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Blood Tests During Pregnancy: What To Expect


At your very first doctor's visit, one of the first things you'll have is a blood test for pregnant women. Your healthcare provider is looking for a positive pregnancy test, but that's not all he or she is testing for.

Learn what other types of tests will be done with all those vials of blood.

Your blood test while pregnant may test for these things:

  • Your blood sugar levels.
  • Your blood type and Rhesus factor.
  • Hemoglobin levels.
  • Diseases like hepatitis B, rubella, HIV and syphilis.
  • Disorders like Thalassaemeia.

Depending on your personal family history, you could also be screened for cystic fibrosis or sickle cell anemia. Your healthcare provider will go through your medical history, as well as your partner's medical history to determine which tests should be done. Sickle cell anemia, for instance, primarily affects people with African, Asian, or Caribbean descendents. If this blood test for pregnant women indicates that you tested positive for one of these disorders, your healthcare provider will tell you what the next step is in your care.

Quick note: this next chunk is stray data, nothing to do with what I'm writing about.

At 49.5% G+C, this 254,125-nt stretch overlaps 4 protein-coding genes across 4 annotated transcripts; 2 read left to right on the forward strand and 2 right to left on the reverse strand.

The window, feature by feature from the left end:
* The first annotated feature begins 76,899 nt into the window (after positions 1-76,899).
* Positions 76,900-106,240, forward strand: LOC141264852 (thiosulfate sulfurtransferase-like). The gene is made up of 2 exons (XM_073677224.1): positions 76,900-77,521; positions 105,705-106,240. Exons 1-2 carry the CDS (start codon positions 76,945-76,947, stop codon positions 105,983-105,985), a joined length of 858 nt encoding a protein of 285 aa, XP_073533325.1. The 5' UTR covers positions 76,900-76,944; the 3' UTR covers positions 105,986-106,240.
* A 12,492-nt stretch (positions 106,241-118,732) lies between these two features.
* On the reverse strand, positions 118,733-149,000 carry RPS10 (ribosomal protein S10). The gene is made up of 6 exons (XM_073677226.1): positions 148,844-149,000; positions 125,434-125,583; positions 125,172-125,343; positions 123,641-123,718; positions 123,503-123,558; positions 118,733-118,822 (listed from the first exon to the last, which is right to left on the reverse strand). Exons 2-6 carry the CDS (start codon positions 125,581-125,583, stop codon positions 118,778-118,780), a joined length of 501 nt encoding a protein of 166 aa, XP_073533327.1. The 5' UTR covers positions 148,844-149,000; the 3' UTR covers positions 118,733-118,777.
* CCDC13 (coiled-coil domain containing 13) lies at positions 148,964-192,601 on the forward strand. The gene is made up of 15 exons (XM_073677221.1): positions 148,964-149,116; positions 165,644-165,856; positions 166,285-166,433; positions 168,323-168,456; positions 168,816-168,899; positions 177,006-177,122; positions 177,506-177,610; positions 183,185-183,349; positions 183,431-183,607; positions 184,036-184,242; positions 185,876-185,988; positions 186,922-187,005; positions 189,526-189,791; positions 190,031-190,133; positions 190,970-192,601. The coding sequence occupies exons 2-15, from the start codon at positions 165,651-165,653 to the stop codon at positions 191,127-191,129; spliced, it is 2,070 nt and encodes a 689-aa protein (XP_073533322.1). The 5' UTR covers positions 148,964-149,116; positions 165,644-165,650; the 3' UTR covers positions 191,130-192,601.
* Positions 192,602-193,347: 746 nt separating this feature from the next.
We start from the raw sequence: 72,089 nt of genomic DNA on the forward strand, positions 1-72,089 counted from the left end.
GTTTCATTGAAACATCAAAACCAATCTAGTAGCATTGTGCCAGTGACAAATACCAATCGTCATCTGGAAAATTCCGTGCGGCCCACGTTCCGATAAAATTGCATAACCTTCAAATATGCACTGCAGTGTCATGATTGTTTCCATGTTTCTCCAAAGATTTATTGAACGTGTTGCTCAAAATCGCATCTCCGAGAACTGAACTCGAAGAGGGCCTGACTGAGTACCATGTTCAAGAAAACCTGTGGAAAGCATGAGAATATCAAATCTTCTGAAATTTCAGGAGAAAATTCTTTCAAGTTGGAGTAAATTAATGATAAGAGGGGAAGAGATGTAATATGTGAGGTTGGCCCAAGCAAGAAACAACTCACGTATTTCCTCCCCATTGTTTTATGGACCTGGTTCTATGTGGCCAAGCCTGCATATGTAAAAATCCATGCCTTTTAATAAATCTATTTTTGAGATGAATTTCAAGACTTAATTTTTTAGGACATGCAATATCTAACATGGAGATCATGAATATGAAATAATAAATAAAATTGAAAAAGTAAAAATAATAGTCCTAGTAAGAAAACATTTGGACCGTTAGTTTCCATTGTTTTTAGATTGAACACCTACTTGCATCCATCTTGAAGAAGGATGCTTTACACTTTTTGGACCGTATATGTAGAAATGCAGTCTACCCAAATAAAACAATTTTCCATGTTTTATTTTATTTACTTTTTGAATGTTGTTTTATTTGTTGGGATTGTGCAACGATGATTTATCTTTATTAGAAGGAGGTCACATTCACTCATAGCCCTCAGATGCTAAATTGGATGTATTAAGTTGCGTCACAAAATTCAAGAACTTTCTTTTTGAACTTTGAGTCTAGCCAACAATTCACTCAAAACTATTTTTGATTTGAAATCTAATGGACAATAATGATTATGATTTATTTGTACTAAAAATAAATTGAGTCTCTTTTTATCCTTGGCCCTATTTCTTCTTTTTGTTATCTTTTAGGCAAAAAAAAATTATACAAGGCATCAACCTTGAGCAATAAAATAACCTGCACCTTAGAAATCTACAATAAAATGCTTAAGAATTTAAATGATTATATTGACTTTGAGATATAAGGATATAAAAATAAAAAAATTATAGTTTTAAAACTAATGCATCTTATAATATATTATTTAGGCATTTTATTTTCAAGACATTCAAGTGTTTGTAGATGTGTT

Rh Factor - Why This Is an Important Blood Test for Pregnant Women

Your Rh status matters a great deal, which is why this is an important blood test while pregnant. If you are Rh negative and your partner is Rh positive, your baby's blood could be different than yours. This is a concern when you're pregnant because some of your baby's red blood cells can combine into your bloodstream. Your immune system quickly realizes that these are different and attacks them as if they were a disease.

These antibodies can pass back into your baby's blood stream and actually destroy his red blood cells. In years past, babies who had a different Rh status than their mother were born quite ill, but medical advances have made this concern a thing of the past.

To help protect your baby, you'll be given an injection of Rh immunoglobulin, also known as anti-D. This will happen at the 28th and 34th weeks of pregnancy. The injection will coat the baby's blood cells in your bloodstream and destroy them before your body can develop antibodies against them. You'll also have an additional blood test for pregnant women to determine whether antibodies have already formed and be monitored if the test reveals that they have.

If you are concerned about your Rh status or you think you may be pregnant with a negative blood test, talk to your healthcare provider for personalized medical advice.

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